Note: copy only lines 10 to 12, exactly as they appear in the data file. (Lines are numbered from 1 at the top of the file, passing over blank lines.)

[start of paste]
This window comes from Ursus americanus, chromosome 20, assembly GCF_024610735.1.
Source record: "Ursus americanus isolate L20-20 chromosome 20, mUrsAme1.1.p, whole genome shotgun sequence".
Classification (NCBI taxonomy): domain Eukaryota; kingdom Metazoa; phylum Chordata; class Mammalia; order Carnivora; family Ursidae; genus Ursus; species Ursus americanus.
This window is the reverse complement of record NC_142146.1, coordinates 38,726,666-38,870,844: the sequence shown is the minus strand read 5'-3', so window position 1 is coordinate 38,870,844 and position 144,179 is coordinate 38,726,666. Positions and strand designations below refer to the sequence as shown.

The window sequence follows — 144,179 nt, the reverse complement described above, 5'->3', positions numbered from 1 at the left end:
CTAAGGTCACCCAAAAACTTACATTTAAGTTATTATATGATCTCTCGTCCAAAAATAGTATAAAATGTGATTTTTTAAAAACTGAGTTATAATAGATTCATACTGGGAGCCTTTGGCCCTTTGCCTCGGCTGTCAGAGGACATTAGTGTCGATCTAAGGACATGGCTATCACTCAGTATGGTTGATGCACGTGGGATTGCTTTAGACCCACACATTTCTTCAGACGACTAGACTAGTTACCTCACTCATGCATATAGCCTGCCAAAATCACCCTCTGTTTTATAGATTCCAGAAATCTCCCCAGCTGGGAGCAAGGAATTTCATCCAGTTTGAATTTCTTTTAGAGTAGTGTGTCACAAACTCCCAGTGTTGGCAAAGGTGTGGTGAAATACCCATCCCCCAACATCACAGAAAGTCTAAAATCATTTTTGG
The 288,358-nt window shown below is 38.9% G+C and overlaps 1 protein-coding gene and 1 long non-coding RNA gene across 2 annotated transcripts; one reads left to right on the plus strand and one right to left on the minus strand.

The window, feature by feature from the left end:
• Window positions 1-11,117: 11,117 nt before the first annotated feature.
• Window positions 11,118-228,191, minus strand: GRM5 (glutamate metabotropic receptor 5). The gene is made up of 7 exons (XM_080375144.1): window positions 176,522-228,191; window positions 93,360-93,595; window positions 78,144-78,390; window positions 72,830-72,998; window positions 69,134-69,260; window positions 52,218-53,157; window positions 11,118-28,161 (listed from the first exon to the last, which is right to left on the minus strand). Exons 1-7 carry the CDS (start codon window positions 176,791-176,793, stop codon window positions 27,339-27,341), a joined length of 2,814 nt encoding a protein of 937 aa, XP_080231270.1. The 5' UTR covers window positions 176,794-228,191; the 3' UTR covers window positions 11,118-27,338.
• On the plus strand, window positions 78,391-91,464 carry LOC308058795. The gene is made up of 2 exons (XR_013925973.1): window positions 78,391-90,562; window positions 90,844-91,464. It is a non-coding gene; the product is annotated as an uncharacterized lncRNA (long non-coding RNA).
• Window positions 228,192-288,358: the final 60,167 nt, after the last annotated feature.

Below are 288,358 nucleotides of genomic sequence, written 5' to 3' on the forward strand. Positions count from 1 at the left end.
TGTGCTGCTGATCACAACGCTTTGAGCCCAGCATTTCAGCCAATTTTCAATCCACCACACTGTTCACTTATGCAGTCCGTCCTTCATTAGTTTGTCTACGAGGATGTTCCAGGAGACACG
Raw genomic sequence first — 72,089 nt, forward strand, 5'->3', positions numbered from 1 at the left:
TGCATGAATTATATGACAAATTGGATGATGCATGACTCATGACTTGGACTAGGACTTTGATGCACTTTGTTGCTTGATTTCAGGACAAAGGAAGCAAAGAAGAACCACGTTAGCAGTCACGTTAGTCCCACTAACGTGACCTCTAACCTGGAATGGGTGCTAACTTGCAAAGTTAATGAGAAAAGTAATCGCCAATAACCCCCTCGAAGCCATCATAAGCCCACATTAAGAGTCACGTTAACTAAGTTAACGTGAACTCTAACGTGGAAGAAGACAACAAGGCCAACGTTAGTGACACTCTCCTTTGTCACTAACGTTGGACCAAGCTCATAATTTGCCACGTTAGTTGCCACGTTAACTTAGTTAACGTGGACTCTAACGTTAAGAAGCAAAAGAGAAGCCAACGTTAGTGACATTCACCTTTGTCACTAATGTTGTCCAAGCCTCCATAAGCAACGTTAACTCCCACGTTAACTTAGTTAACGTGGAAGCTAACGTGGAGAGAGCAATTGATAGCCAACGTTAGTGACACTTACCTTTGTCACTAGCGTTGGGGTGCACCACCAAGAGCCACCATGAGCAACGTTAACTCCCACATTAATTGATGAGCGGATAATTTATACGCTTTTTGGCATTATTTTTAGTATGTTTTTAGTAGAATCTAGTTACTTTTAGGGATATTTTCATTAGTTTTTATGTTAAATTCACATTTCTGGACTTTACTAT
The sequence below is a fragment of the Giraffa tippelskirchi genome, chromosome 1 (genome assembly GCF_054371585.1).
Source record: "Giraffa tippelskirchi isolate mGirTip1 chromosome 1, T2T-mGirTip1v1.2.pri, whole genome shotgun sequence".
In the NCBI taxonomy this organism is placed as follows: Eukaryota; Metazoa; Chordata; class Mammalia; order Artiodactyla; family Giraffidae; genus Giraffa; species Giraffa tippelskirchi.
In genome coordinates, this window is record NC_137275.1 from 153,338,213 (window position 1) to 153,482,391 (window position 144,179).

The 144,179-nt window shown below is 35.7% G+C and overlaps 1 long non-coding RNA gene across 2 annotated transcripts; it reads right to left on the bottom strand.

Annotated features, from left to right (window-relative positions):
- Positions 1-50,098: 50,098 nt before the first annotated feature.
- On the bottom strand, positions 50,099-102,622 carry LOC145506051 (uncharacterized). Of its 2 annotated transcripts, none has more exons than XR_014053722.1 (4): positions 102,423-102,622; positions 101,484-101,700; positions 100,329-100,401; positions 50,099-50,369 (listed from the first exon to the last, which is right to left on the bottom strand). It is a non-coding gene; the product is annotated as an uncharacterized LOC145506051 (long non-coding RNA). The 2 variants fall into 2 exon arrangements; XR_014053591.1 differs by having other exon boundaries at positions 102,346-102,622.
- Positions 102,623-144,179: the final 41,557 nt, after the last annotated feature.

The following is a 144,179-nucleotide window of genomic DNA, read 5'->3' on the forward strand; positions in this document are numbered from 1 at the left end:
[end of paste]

• Window positions 11,118-228,191, minus strand: GRM5 (glutamate metabotropic receptor 5). The gene is made up of 7 exons (XM_080375144.1): window positions 176,522-228,191; window positions 93,360-93,595; window positions 78,144-78,390; window positions 72,830-72,998; window positions 69,134-69,260; window positions 52,218-53,157; window positions 11,118-28,161 (listed from the first exon to the last, which is right to left on the minus strand). Exons 1-7 carry the CDS (start codon window positions 176,791-176,793, stop codon window positions 27,339-27,341), a joined length of 2,814 nt encoding a protein of 937 aa, XP_080231270.1. The 5' UTR covers window positions 176,794-228,191; the 3' UTR covers window positions 11,118-27,338.
• On the plus strand, window positions 78,391-91,464 carry LOC308058795. The gene is made up of 2 exons (XR_013925973.1): window positions 78,391-90,562; window positions 90,844-91,464. It is a non-coding gene; the product is annotated as an uncharacterized lncRNA (long non-coding RNA).
• Window positions 228,192-288,358: the final 60,167 nt, after the last annotated feature.